Data
Instructions for accessing the data set used in the paper "Estimating full regional skeletal muscle fibre orientation from B-mode ultrasound images using convolutional, residual, and deconvolutional neural networks". We have provided a .mat file which opens with Matlab. Once opened, you should see two items in the workspace: 1) data a cell array...
Preprint
Full-text available
Background The Segmental Assessment of Trunk Control (SATCo) evaluates sitting control at seven separate trunk segments, making a judgement based on their position in space relative to a defined, aligned posture. SATCo is in regular clinical and research use and is a Recommended Instrument for Cerebral Palsy and Spinal Cord Injury-Paediatric by The...
Article
Full-text available
This paper presents an investigation into the feasibility of using deep learning methods for developing arbitrary full spatial resolution regression analysis of B-mode ultrasound images of human skeletal muscle. In this study, we focus on full spatial analysis of muscle fibre orientation, since there is an existing body of work with which to compar...
Preprint
Direct measurement of strain within muscle is important for understanding muscle function in health and disease. Current technology (kinematics, dynamometry, electromyography) provides limited ability to measure strain within muscle. Regional fiber orientation and length are related with active/passive strain within muscle. Currently, ultrasound im...
Preprint
Direct measurement of strain within muscle is important for understanding muscle function in health and disease. Current technology (kinematics, dynamometry, electromyography) provides limited ability to measure strain within muscle. Regional fiber orientation and length are related with active/passive strain within muscle. Currently, ultrasound im...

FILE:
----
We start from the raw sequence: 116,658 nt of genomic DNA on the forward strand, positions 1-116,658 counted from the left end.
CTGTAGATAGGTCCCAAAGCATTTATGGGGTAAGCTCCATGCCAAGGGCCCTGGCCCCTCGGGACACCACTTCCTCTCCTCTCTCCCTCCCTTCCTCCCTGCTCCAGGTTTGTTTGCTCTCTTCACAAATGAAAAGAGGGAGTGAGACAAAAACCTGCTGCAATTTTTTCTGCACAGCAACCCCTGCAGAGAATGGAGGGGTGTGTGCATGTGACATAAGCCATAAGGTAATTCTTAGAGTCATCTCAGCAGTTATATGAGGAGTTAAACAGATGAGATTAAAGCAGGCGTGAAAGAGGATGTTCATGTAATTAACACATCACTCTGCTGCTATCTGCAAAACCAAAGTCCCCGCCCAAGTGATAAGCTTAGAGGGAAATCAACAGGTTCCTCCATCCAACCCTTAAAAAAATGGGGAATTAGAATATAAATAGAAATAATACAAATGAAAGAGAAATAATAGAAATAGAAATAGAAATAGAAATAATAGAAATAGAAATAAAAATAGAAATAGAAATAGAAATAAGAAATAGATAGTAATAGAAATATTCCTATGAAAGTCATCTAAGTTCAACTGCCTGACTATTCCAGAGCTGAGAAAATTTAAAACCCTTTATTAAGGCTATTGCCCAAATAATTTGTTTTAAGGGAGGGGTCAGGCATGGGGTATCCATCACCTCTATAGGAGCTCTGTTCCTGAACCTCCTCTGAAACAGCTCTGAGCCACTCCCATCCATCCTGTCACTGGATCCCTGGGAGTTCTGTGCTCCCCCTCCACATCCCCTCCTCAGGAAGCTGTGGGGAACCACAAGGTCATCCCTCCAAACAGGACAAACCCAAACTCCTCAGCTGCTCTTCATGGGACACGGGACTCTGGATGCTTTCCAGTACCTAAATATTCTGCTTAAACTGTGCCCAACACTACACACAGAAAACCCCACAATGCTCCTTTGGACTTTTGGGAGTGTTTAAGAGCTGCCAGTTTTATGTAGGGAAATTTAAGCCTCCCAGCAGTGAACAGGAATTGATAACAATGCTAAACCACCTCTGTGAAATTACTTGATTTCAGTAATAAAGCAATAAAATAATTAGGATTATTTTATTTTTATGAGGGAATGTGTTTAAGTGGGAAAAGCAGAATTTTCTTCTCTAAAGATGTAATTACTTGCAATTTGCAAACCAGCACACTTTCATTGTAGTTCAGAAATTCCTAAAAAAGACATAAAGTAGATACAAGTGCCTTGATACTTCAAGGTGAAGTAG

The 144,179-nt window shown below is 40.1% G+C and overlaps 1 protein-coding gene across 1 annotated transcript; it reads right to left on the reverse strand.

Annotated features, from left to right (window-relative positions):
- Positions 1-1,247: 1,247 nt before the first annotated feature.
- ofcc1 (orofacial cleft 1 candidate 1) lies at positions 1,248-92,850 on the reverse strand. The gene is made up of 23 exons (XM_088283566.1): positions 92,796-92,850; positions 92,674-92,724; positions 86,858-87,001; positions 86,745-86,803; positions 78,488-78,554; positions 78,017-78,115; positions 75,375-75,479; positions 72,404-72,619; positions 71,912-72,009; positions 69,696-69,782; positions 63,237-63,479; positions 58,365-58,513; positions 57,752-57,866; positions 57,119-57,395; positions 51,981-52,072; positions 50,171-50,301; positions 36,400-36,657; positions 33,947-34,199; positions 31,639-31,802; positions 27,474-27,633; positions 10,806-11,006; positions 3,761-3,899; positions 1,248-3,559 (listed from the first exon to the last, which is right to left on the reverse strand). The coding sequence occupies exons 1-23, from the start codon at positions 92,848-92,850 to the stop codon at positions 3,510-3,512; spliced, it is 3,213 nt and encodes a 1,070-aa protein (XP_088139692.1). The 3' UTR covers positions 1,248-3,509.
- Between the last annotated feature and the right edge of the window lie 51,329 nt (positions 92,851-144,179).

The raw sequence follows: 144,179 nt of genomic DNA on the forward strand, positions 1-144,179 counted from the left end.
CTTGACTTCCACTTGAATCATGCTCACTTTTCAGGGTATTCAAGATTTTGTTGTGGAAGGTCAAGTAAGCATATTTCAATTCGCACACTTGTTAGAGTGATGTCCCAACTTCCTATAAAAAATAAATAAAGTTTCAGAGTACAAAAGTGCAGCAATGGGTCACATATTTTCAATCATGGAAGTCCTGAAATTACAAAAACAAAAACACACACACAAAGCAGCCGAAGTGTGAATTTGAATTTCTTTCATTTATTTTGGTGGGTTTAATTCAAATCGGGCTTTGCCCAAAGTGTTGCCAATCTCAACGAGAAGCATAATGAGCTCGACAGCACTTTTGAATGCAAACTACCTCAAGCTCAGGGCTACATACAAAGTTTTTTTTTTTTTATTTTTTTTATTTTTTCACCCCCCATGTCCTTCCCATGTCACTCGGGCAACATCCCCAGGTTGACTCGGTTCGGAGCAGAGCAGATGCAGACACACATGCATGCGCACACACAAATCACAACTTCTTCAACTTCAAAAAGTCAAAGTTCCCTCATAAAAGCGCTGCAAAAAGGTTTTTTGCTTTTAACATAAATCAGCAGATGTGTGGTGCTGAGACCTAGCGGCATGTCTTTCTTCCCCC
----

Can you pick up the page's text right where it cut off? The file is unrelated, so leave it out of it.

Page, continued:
Preprint
Full-text available
This paper concerns the fully automatic direct in vivo measurement of active and passive dynamic skeletal muscle states using ultrasound imaging. Despite the long standing medical need (myopathies, neuropathies, pain, injury, ageing), currently technology (electromyography, dynamometry, shear wave imaging) provides no general, non-invasive method f...
Conference Paper
Full-text available
This paper concerns fully automatic and objective measurement of human skeletal muscle fiber orientation directly from standard b-mode ultrasound images using deep residual (ResNet) and convolutional neural networks (CNN). Fiber orientation and length is related with active and passive states of force production within muscle. There is currently no...
Article
Full-text available
While individual muscle function is known, the sensory and motor value of muscles within the whole-body sensorimotor network is complicated. Specifically, the relationship between neck muscle action and distal muscle synergies is unknown. This work demonstrates a causal relationship between regulation of the neck muscles and global motor control. S...
Conference Paper
Multivariable intermittent control (MIC) combines stability with flexibility in the control of unstable systems. Using an underlying continuous-time optimal control design, MIC uses models of the physical system to generate multivariate open-loop control signals between samples of the observed state. Using accurate model values of physical system p...
Thesis
Full-text available
Skeletal muscles control the joints of the skeletal system and they allow human movement and interaction with the environment. They are vital for stability in balance, walking and running, and many other skilled motor tasks. To understand how muscles operate in general and specific situations there are a variety of tools at the disposal of research...
Conference Paper
Full-text available
Traditionally surface Electromyography (EMG) has been used to non-invasively identify the activation of superficial skeletal muscle. We propose that the automated analysis of Ultrasound (US) images can provide an alternative technique by which active and passive muscle movement may be classified. We present a method by which the change in muscle sh...
Conference Paper
Full-text available
The aim of this paper is to track objects during their use by humans. The task is difficult because these ob-jects are small, fast-moving and often occluded by the user. We present a novel solution based on cascade action recognition, a learned mapping between body-and object-poses, and a hierarchical extension of im-portance sampling. During track...
Conference Paper
Full-text available
The presence of involuntary muscle twitches is a di-agnostic indicator of neurodegenerative diseases, such as motor neurone disease (MND), but current methods of twitch detection are invasive and pose potential risks to patients. We present a method by which standard B-mode ultrasound can be used to automatically iden-tify muscle twitches similar t...

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Projects

Projects (5)
Project